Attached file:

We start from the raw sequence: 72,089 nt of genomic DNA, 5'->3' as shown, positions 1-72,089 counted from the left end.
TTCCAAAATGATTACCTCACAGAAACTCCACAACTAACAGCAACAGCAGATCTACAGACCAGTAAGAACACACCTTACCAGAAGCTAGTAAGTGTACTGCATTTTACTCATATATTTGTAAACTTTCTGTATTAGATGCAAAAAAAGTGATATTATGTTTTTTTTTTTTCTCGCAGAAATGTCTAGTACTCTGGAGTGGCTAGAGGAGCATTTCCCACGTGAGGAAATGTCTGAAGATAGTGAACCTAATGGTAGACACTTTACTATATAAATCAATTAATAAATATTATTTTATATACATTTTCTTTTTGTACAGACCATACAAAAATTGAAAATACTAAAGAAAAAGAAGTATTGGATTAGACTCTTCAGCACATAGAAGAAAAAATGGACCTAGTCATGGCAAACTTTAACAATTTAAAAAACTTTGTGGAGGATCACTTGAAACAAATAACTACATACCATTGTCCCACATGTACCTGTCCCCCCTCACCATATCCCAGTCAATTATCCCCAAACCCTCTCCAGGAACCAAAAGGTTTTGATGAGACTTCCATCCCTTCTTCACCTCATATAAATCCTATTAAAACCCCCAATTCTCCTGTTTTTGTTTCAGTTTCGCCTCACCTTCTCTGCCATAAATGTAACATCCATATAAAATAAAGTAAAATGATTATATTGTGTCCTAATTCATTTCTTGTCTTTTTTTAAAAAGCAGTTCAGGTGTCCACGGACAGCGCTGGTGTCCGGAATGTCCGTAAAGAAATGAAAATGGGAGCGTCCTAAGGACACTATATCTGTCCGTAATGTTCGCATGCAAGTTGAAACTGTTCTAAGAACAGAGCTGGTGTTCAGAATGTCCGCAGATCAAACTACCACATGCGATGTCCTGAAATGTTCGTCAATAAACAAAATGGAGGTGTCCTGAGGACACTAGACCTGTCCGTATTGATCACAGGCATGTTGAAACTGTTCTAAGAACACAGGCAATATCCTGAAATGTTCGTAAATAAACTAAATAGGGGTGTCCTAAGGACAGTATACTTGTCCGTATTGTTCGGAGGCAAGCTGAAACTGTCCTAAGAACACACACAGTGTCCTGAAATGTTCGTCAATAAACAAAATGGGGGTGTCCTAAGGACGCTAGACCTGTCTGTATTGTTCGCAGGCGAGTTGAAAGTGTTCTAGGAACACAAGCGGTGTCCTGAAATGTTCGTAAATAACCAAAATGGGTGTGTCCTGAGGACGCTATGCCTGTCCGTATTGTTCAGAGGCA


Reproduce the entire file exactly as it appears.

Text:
We start from the raw sequence: 72,089 nt of genomic DNA, 5'->3' as shown, positions 1-72,089 counted from the left end.
TTCCAAAATGATTACCTCACAGAAACTCCACAACTAACAGCAACAGCAGATCTACAGACCAGTAAGAACACACCTTACCAGAAGCTAGTAAGTGTACTGCATTTTACTCATATATTTGTAAACTTTCTGTATTAGATGCAAAAAAAGTGATATTATGTTTTTTTTTTTTCTCGCAGAAATGTCTAGTACTCTGGAGTGGCTAGAGGAGCATTTCCCACGTGAGGAAATGTCTGAAGATAGTGAACCTAATGGTAGACACTTTACTATATAAATCAATTAATAAATATTATTTTATATACATTTTCTTTTTGTACAGACCATACAAAAATTGAAAATACTAAAGAAAAAGAAGTATTGGATTAGACTCTTCAGCACATAGAAGAAAAAATGGACCTAGTCATGGCAAACTTTAACAATTTAAAAAACTTTGTGGAGGATCACTTGAAACAAATAACTACATACCATTGTCCCACATGTACCTGTCCCCCCTCACCATATCCCAGTCAATTATCCCCAAACCCTCTCCAGGAACCAAAAGGTTTTGATGAGACTTCCATCCCTTCTTCACCTCATATAAATCCTATTAAAACCCCCAATTCTCCTGTTTTTGTTTCAGTTTCGCCTCACCTTCTCTGCCATAAATGTAACATCCATATAAAATAAAGTAAAATGATTATATTGTGTCCTAATTCATTTCTTGTCTTTTTTTAAAAAGCAGTTCAGGTGTCCACGGACAGCGCTGGTGTCCGGAATGTCCGTAAAGAAATGAAAATGGGAGCGTCCTAAGGACACTATATCTGTCCGTAATGTTCGCATGCAAGTTGAAACTGTTCTAAGAACAGAGCTGGTGTTCAGAATGTCCGCAGATCAAACTACCACATGCGATGTCCTGAAATGTTCGTCAATAAACAAAATGGAGGTGTCCTGAGGACACTAGACCTGTCCGTATTGATCACAGGCATGTTGAAACTGTTCTAAGAACACAGGCAATATCCTGAAATGTTCGTAAATAAACTAAATAGGGGTGTCCTAAGGACAGTATACTTGTCCGTATTGTTCGGAGGCAAGCTGAAACTGTCCTAAGAACACACACAGTGTCCTGAAATGTTCGTCAATAAACAAAATGGGGGTGTCCTAAGGACGCTAGACCTGTCTGTATTGTTCGCAGGCGAGTTGAAAGTGTTCTAGGAACACAAGCGGTGTCCTGAAATGTTCGTAAATAACCAAAATGGGTGTGTCCTGAGGACGCTATGCCTGTCCGTATTGTTCAGAGGCA